MultiTouch on a phone was first done by Apple. All of these phones that have come later with their (often weak) implementations multitouch and gestures are COPIES of what Apple did first with the iPhone.

        Anyone disagreeing with that is simply a delusional fan of another company or a delusional hater of Apple.

  1. Good news, but patent litigation can take decades to sort out. I was just reading about the Polaroid suit against Kodak. Polaroid invented instant photography. Kodak came out with their clone. Polaroid sued them just three days later… And despite overwhelming evidence (and an utter win in court), it was decades before Kodak had to pay. Meanwhile, google and all the other fake iPhone sell their crap to unsuspecting buyers while Apple did all the hard work to make such devices possible. It’s really not fair.

      1. Yep. They had to shut down manufacturing. Pull them off the shelves.

        They offered their customers Instamatics so they weren’t stuck with dead-end hardware.

        It cost them something like $1 billion (early 1980s dollars!).

    1. While it is true that it took forever in Polaroid v Kodak for the penalties to be assessed, Kodak was forced to cease production and sales of the offending cameras and film long before the penalties were decided. (They gave away the unsaleable cameras with a bunch of film to employees, with employees understanding the condition that once the film was gone, it was gone, and that the camera was a useless antique.)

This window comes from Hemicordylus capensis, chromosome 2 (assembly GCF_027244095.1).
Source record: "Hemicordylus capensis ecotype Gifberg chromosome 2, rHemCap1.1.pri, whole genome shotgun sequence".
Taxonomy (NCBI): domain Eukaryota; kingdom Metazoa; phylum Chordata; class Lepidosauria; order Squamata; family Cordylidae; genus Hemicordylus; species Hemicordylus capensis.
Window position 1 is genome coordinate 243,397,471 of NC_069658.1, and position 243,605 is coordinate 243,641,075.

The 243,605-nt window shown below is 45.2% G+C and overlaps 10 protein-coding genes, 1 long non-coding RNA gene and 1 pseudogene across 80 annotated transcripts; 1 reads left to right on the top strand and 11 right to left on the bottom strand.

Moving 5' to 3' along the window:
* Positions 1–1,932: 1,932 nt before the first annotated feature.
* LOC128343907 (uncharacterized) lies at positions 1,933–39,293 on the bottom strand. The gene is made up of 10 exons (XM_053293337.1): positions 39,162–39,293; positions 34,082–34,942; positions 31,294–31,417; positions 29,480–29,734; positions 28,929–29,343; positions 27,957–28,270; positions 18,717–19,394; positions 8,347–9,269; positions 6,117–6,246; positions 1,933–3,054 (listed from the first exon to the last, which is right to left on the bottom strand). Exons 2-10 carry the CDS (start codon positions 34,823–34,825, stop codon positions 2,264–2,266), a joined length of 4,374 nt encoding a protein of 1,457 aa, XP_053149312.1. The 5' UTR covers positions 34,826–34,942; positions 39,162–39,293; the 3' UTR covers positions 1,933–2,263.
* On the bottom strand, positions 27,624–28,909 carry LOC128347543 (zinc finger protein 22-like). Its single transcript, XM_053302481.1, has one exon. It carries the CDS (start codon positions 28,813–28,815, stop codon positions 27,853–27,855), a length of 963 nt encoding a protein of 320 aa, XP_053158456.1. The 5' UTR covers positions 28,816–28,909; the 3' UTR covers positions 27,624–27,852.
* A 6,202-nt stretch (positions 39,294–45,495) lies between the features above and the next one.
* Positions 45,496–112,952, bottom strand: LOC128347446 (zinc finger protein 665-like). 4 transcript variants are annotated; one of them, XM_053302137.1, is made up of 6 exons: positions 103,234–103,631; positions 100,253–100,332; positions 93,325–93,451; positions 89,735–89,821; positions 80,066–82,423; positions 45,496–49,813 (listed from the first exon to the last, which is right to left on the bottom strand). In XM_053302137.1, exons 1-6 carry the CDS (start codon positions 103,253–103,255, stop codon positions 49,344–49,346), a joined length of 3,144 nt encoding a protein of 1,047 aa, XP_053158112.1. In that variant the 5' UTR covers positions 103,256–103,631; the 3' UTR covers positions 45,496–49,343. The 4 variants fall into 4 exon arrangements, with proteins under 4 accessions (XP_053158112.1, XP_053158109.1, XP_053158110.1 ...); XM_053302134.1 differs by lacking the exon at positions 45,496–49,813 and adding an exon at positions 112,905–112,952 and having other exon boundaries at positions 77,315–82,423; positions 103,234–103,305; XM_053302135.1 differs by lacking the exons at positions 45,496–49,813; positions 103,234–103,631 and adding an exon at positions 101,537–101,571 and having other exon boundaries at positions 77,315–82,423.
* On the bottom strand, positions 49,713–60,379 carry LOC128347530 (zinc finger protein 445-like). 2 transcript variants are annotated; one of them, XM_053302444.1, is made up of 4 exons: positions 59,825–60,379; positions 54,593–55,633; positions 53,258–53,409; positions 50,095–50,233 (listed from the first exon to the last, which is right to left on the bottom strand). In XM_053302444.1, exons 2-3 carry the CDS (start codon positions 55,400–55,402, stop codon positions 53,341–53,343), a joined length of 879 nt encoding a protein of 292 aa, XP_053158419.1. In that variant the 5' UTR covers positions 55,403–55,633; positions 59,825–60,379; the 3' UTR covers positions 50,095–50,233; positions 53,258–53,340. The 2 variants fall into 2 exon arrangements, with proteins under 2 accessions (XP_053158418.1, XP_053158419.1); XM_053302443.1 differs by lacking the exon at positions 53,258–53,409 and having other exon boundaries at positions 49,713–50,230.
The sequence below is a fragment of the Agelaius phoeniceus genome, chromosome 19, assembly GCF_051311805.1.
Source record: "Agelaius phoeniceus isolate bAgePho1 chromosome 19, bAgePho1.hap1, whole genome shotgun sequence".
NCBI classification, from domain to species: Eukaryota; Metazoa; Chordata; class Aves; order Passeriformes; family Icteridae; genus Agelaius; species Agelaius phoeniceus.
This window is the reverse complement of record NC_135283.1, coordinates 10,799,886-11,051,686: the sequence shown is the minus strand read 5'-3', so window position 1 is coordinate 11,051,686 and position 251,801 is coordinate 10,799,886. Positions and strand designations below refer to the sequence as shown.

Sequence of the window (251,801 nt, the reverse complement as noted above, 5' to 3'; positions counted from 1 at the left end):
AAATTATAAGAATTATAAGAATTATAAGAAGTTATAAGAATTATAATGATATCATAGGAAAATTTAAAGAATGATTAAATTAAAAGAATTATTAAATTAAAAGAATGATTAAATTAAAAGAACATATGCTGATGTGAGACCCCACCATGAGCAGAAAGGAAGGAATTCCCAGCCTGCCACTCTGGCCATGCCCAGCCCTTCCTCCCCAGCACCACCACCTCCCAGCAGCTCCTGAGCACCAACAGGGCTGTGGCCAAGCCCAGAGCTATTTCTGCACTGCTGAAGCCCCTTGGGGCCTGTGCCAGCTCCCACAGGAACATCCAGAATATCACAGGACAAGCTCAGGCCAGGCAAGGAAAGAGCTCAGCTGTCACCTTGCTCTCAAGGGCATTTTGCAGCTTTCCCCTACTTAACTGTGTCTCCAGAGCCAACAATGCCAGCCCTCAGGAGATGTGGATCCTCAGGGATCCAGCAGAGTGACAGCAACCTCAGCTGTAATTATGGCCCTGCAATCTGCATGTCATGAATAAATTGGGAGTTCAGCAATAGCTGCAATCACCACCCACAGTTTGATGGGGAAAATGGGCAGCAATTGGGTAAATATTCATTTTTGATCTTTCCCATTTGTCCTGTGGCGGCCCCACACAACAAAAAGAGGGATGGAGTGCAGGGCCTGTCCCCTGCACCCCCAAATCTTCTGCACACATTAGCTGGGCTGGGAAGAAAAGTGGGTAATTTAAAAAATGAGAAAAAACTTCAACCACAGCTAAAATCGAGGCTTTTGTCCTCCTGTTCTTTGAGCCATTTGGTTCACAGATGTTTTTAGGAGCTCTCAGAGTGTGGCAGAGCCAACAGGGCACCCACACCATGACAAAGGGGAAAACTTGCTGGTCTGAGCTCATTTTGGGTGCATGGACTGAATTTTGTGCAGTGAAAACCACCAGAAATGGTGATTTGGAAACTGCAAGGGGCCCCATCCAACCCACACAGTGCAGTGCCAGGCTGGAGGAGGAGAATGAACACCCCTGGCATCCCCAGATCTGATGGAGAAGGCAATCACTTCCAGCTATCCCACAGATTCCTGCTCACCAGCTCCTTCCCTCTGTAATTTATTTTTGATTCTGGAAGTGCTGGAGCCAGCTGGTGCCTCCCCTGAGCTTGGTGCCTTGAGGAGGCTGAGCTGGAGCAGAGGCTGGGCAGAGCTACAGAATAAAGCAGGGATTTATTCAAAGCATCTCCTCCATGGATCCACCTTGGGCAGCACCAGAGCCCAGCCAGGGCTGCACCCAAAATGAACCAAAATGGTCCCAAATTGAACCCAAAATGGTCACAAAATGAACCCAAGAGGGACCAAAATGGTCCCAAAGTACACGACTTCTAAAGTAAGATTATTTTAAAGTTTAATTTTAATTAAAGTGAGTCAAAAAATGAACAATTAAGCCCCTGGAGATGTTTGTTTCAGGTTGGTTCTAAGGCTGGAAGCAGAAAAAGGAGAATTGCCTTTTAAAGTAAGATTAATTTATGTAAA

Sure, Apple deserves damages (money) from the infringers. However, forcing the competition to completely redesign their product to use some other screen technology (resistive screen with stylus, anyone?) will cripple them in the marketplace.

      P.S. I was a contract employee at Kodak back in those days.

  2. So does this mean that if you invent something- nobody can copy it unless they seek permission from the inventor? I bet the inventor can even license the technology if they choose… or they can tell you to pound sand.

    All sarcasm aside- this is great news for Apple. If it wasn’t for iPhone- these clone “things” would even exist. They’d all still be using little trackballs & that wonderful stylus.